This is an excerpt from Practical Guide to Exercise Physiology eBook by Robert Murray & W. Larry Kenney.
In one sense, losing weight can be as easy as moving more and eating less. For some people it is that easy. After all, the laws of thermodynamics can’t be broken: If you ingest fewer Calories than you expend, you will lose weight over time. Yet for other people, moving more and eating less do not have the same satisfying results. In fact, some people who are on an identical regimen of exercise and diet don’t lose much weight at all. Why is that? Some of the factors that affect weight loss are summarized in figure 7.5, and the following sections discuss in more detail some of the variation among individuals.
Many factors influence and complicate the energy balance equation regarding weight loss.
You just can’t seem to get away from your pesky genes. Some scientists think that genes determine body weight and make futile any attempt to establish a new body weight outside of a fairly narrow gene-determined range. Other scientists agree that genetics play a role in body weight but not as the sole determining factor. Otherwise, how do you explain people who lose hundreds of pounds and maintain their new lower weight for decades?
Undereating and overeating produce wide variations in weight loss and gain. For example, overeating 1,000 Calories per day results in storage of 100 to 700 Calories per day. Resistance to fat gain is explained by increases in NEAT, TEF, and energy expenditure.
This sounds more complicated than it is. The thinking is that the body has a set point for body weight, and attempts to alter weight provoke compensations to counter those attempts.
Here’s a simple example: People who introduce exercise into their daily routine in an attempt to lose weight are often frustrated by the slow pace of weight loss. Research shows that when people begin to exercise regularly, they often increase their food intake and decrease their physical activity during the rest of the day. This also helps explain why people on very low-calorie diets often struggle to lose weight as the body tries to compensate for low energy intake by reducing RMR.
Consistently undereating decreases resting metabolic rate (RMR), the thermic effect of food (TEF), the energy cost of movement due to weight loss, nonexercise activity thermogenesis (NEAT; posture, fidgeting), and satiety hormones (e.g., leptin, insulin, cholecystokinin), while hunger hormones (e.g., neuropeptide Y, ghrelin) are increased. In other words, undereating results in compensatory metabolic and behavioral responses that combine to work against weight loss.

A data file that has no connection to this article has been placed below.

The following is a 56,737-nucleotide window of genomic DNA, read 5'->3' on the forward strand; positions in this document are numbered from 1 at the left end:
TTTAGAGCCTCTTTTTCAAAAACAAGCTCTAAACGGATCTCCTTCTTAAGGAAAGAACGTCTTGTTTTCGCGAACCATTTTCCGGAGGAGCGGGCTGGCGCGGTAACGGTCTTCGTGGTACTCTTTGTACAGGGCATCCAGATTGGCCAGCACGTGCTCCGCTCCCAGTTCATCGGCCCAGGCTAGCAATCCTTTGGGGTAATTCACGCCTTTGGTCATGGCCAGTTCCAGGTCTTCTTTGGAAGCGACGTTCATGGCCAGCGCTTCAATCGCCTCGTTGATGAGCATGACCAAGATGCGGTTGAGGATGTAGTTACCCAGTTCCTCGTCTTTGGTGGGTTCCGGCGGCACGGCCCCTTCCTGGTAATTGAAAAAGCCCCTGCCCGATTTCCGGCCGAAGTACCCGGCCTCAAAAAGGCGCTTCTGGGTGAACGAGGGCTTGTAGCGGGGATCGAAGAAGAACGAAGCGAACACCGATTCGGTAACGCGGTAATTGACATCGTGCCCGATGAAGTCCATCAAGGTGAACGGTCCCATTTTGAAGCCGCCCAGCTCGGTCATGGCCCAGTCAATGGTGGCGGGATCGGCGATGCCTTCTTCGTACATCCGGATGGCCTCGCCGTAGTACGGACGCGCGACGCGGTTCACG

Overeating can lead to increased thermogenesis (heat production) because muscle and other cells increase fat oxidation and energy expenditure. Unfortunately, that thermogenesis cannot increase sufficiently to offset overeating. The body is better at protecting against starvation than against gluttony.
The neuroendocrine system (brain, central nervous system, hormones) plays an important role in the regulation of hunger and satiety. Eating provokes the release of dozens if not hundreds of hormones from the brain, gut, pancreas, liver, and other organs, creating a rich mix of signals that influence feelings of hunger and satiety. Some people may be more sensitive to those signals than others, and that higher sensitivity means that hunger is turned off sooner, so they eat less and don’t gain weight.
Although some people believe that high-fat diets are good for appetite control, fat is the weakest macronutrient at producing satiety and increasing its own oxidation. True high-fat diets deplete muscle and liver glycogen, leading to the loss of water molecules that are normally stored with glycogen. Water loss, not fat loss, explains most of the rapid weight loss that occurs in the early stages of such dieting.
Learn more about Practical Guide to Exercise Physiology.